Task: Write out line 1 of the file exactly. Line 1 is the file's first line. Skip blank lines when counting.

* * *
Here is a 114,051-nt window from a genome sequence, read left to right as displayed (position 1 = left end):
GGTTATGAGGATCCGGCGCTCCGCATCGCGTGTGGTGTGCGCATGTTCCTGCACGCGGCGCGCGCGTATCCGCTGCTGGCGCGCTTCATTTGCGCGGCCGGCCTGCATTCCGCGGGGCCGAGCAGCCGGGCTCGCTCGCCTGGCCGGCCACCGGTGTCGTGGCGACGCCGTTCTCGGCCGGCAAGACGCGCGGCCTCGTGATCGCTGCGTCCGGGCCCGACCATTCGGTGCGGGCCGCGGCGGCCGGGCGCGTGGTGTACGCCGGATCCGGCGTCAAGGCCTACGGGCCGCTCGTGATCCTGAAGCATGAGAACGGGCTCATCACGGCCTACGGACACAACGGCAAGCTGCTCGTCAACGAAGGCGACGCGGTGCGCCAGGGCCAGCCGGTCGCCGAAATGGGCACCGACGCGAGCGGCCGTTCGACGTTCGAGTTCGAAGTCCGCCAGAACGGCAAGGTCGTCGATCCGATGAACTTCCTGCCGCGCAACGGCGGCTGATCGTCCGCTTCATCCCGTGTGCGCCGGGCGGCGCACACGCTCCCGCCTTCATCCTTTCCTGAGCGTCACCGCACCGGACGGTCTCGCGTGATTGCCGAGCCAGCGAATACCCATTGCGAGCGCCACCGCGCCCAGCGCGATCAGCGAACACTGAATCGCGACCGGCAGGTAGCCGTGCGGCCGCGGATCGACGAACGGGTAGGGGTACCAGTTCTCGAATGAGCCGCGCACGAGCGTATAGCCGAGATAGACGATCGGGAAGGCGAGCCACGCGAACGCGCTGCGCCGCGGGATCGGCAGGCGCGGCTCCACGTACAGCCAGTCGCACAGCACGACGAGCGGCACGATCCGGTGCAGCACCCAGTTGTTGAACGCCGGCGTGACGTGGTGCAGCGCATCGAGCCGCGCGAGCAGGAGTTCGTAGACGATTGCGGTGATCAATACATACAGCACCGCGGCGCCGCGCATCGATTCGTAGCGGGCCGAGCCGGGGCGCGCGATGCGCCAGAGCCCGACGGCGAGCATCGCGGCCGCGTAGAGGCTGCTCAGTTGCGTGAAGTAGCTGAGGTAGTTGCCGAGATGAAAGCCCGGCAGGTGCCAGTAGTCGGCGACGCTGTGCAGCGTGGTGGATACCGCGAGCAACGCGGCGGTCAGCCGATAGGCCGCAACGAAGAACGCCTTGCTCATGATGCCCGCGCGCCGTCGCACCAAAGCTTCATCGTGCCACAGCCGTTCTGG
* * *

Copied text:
Here is a 114,051-nt window from a genome sequence, read left to right as displayed (position 1 = left end):